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Low Molecular Weight Iron Chelate for Treatment of Anemia of Inflammation

Award Information
Agency: Department of Health and Human Services
Branch: National Institutes of Health
Contract: 1R43HL114294-01
Agency Tracking Number: R43HL114294
Amount: $94,935.00
Phase: Phase I
Program: SBIR
Solicitation Topic Code: NHLBI
Solicitation Number: PA11-096
Solicitation Year: 2012
Award Year: 2012
Award Start Date (Proposal Award Date): N/A
Award End Date (Contract End Date): N/A
Small Business Information
CARY, NC 27513-
United States
DUNS: 31254357
HUBZone Owned: No
Woman Owned: Yes
Socially and Economically Disadvantaged: No
Principal Investigator
 (919) 678-9478
Business Contact
Phone: (919) 678-9478
Research Institution

DESCRIPTION (provided by applicant): Patients with chronic anemia (i.e., anemia of inflammation) frequently find that iron repletion cannot be achieved with oral iron fortificants. The current standard of care for these patients is infusion of intravenous(IV) iron-carbohydrate complexes. These complexes must be processed in the liver to render iron available for erythropoiesis. Therefore, after administration of an iron-carbohydrate complex, serum is temporarily iron-overloaded with catalytically active iron capable of initiating lipid peroxidation endothelial dysfunction, and added debilitating effects of oxidative stress. As a result, patients may experience serious side effects, both acutely and chronically. Preliminary studies of sodium ferricitropyrophosphate (FCP), a low molecular weight iron chelate, indicate that FCP, administered IV, may be useful to treat chronic anemia that is refractory to oral iron. The SBIR Phase I research proposed herein is designed to support the efficacy and safety of aqueous FCP solutions as a new IV iron treatment for this indication. The proposed studies will advance development of this potential product in two significant ways: Specific Aim 1 (Safety): Determine whether FCP is stable in serum for 48 hours. Evaluation of the stability and redox activity of FCP in serum over a 48-hour period will show what potential FCP has to cause oxidative stress. Specific Aim 2 (Safety): Formulate FCP to optimize biocompatibility for IV administration. In order to minimize side effects of administration, FCP should be formulated in aqueous solution, pH 7.4, isotonic with serum. If the resulting data demonstrate reduced potential for oxidative stress and enhancement of biocompatibility after IV administration, the data will lend credence to three expected benefits of FCP- containing IV products: (1) FCP solutions, administered using current clinical protocols, will exhibit enhanced efficacy and safety for the patient. (2) Rapid and complete apotransferrin saturation after infusionof FCP solutions may enable more efficient hemoglobin repletion using lower doses of iron. (3) Successful clinical implementation of FCP solutions may encourage development of self- administration devices, enabling daily infusion of very low doses of ironas FCP by the patient. Expected sweeping changes to the economics of health care are predicted to benefit companies which develop products having competitive advantages such as safety, convenience, and lower costs. If IV FCP therapy is successful, it could be a positive agent for change, one which enables small business growth and supports the mission of the Agency. Currently, the IV iron drug market is estimated at 560 million in the United States and 1 billion globally. PUBLIC HEALTH RELEVANCE: Patients with chronic anemia cannot use oral iron supplements to increase their hemoglobin levels and must undergo intravenous therapy with iron-carbohydrate complexes. Frequently they experience both acute and chronic side effects after treatment. Theproposed research supports development of a new intravenous iron therapy which promises to provide effective hemoglobin repletion with enhanced efficacy and safety.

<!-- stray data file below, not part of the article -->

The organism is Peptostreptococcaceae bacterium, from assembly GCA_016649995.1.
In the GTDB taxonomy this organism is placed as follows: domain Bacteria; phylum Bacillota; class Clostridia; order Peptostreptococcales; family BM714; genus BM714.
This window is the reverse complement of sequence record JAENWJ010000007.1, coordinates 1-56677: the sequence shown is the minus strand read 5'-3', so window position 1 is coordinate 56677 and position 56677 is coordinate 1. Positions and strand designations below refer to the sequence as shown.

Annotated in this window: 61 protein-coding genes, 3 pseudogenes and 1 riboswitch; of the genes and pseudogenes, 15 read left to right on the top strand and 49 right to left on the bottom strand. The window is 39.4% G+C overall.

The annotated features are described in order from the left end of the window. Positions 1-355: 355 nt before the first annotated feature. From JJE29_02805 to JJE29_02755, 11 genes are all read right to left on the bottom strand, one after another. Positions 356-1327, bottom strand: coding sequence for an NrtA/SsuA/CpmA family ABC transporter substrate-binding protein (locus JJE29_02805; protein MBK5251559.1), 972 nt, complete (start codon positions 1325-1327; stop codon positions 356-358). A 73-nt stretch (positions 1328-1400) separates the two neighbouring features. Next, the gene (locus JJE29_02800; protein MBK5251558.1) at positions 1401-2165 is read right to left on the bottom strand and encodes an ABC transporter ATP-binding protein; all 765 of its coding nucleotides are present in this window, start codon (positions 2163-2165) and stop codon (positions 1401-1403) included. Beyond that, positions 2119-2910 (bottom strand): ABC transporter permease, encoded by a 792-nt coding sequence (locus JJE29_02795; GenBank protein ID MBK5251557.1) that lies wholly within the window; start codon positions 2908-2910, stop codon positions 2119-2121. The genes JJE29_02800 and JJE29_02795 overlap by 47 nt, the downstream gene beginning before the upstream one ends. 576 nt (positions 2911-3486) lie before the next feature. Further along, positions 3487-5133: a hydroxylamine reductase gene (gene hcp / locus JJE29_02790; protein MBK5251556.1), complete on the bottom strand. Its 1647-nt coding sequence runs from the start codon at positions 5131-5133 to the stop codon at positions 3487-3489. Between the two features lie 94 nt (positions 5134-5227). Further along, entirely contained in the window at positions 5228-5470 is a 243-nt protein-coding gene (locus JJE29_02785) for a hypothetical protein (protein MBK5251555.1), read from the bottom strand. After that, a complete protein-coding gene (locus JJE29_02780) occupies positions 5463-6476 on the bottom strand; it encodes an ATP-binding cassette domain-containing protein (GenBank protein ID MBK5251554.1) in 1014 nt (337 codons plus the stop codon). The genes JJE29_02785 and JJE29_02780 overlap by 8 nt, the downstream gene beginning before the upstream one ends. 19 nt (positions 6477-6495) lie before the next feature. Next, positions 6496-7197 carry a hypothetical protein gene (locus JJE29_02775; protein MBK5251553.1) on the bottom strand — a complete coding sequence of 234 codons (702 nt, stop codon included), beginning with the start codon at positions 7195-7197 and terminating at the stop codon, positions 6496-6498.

* Information listed above is at the time of submission. *

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